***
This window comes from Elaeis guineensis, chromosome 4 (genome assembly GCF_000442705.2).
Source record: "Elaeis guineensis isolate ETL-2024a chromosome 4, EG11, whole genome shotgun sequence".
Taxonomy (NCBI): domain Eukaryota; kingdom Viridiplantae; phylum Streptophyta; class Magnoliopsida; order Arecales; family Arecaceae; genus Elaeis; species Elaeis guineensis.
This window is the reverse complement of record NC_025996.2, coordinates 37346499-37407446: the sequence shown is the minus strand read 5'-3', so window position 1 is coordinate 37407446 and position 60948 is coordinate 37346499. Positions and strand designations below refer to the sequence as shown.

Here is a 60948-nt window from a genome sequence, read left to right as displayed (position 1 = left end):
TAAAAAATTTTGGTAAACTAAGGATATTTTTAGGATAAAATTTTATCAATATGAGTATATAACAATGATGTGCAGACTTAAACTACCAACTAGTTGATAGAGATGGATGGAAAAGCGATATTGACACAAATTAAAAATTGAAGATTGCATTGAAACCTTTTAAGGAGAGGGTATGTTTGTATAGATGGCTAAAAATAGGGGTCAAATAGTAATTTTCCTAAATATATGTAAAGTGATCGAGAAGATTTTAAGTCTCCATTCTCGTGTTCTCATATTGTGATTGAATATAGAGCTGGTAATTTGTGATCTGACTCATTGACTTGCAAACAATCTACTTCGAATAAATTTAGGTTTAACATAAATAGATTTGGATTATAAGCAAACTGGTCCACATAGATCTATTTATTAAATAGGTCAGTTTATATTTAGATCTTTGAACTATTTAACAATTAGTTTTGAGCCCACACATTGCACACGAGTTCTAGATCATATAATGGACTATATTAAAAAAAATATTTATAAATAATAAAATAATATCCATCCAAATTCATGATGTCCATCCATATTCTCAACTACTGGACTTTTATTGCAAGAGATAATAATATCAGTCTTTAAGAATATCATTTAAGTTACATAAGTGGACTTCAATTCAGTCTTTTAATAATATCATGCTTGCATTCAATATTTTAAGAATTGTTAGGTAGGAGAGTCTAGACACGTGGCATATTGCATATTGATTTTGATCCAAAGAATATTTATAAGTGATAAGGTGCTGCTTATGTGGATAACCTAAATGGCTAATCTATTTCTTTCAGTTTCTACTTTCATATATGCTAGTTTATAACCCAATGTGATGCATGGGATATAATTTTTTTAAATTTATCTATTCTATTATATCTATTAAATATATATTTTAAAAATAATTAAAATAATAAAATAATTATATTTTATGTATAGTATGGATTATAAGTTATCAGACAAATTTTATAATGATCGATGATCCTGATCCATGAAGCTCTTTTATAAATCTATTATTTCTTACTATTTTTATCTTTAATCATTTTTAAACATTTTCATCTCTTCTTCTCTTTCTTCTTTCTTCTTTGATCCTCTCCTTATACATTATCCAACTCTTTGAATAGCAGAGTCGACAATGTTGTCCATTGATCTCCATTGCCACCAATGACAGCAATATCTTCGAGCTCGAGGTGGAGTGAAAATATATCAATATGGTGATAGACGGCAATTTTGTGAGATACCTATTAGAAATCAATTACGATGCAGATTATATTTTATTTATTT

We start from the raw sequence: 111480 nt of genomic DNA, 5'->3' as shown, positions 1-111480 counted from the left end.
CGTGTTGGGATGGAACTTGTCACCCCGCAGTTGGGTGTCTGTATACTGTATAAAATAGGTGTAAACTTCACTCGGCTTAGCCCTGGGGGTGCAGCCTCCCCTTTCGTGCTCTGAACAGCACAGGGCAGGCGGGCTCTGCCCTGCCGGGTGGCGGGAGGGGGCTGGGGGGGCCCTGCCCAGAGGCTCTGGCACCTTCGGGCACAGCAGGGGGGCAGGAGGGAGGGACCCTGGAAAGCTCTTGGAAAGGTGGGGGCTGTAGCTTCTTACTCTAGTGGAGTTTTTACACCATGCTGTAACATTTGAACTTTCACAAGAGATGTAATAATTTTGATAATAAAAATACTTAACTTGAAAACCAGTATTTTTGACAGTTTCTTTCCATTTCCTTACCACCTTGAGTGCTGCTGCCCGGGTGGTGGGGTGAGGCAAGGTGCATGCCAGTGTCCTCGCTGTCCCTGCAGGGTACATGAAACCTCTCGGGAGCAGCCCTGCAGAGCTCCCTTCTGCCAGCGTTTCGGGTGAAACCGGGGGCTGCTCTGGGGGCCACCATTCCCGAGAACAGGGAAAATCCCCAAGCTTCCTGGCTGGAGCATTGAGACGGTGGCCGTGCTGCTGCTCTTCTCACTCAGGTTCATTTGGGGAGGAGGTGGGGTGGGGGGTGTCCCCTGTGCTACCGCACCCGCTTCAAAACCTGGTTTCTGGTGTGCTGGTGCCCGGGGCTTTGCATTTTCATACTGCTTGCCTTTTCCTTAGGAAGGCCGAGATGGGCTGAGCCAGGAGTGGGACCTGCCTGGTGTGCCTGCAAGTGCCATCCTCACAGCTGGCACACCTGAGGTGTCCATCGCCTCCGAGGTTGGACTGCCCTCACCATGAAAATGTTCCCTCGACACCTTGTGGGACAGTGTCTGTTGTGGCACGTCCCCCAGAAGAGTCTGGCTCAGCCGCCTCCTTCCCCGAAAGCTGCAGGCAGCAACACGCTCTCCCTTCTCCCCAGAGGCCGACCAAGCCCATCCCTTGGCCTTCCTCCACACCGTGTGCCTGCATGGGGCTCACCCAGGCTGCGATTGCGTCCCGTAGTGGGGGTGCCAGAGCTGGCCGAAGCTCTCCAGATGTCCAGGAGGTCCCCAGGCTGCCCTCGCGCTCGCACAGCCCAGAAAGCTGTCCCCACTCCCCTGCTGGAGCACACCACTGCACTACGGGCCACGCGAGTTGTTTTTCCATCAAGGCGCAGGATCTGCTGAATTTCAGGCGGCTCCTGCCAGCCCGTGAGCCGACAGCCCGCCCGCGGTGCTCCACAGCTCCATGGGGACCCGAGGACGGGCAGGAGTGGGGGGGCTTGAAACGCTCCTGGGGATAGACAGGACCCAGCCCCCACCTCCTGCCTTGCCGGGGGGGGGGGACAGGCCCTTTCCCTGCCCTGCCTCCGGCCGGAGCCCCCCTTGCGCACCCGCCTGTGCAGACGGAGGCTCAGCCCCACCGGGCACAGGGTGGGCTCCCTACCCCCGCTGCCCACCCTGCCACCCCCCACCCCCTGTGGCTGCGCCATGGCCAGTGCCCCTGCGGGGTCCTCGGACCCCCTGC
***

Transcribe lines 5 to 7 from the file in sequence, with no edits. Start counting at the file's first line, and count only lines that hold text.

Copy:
Here is a 60948-nt window from a genome sequence, read left to right as displayed (position 1 = left end):
TAAAAAATTTTGGTAAACTAAGGATATTTTTAGGATAAAATTTTATCAATATGAGTATATAACAATGATGTGCAGACTTAAACTACCAACTAGTTGATAGAGATGGATGGAAAAGCGATATTGACACAAATTAAAAATTGAAGATTGCATTGAAACCTTTTAAGGAGAGGGTATGTTTGTATAGATGGCTAAAAATAGGGGTCAAATAGTAATTTTCCTAAATATATGTAAAGTGATCGAGAAGATTTTAAGTCTCCATTCTCGTGTTCTCATATTGTGATTGAATATAGAGCTGGTAATTTGTGATCTGACTCATTGACTTGCAAACAATCTACTTCGAATAAATTTAGGTTTAACATAAATAGATTTGGATTATAAGCAAACTGGTCCACATAGATCTATTTATTAAATAGGTCAGTTTATATTTAGATCTTTGAACTATTTAACAATTAGTTTTGAGCCCACACATTGCACACGAGTTCTAGATCATATAATGGACTATATTAAAAAAAATATTTATAAATAATAAAATAATATCCATCCAAATTCATGATGTCCATCCATATTCTCAACTACTGGACTTTTATTGCAAGAGATAATAATATCAGTCTTTAAGAATATCATTTAAGTTACATAAGTGGACTTCAATTCAGTCTTTTAATAATATCATGCTTGCATTCAATATTTTAAGAATTGTTAGGTAGGAGAGTCTAGACACGTGGCATATTGCATATTGATTTTGATCCAAAGAATATTTATAAGTGATAAGGTGCTGCTTATGTGGATAACCTAAATGGCTAATCTATTTCTTTCAGTTTCTACTTTCATATATGCTAGTTTATAACCCAATGTGATGCATGGGATATAATTTTTTTAAATTTATCTATTCTATTATATCTATTAAATATATATTTTAAAAATAATTAAAATAATAAAATAATTATATTTTATGTATAGTATGGATTATAAGTTATCAGACAAATTTTATAATGATCGATGATCCTGATCCATGAAGCTCTTTTATAAATCTATTATTTCTTACTATTTTTATCTTTAATCATTTTTAAACATTTTCATCTCTTCTTCTCTTTCTTCTTTCTTCTTTGATCCTCTCCTTATACATTATCCAACTCTTTGAATAGCAGAGTCGACAATGTTGTCCATTGATCTCCATTGCCACCAATGACAGCAATATCTTCGAGCTCGAGGTGGAGTGAAAATATATCAATATGGTGATAGACGGCAATTTTGTGAGATACCTATTAGAAATCAATTACGATGCAGATTATATTTTATTTATTT

We start from the raw sequence: 111480 nt of genomic DNA, 5'->3' as shown, positions 1-111480 counted from the left end.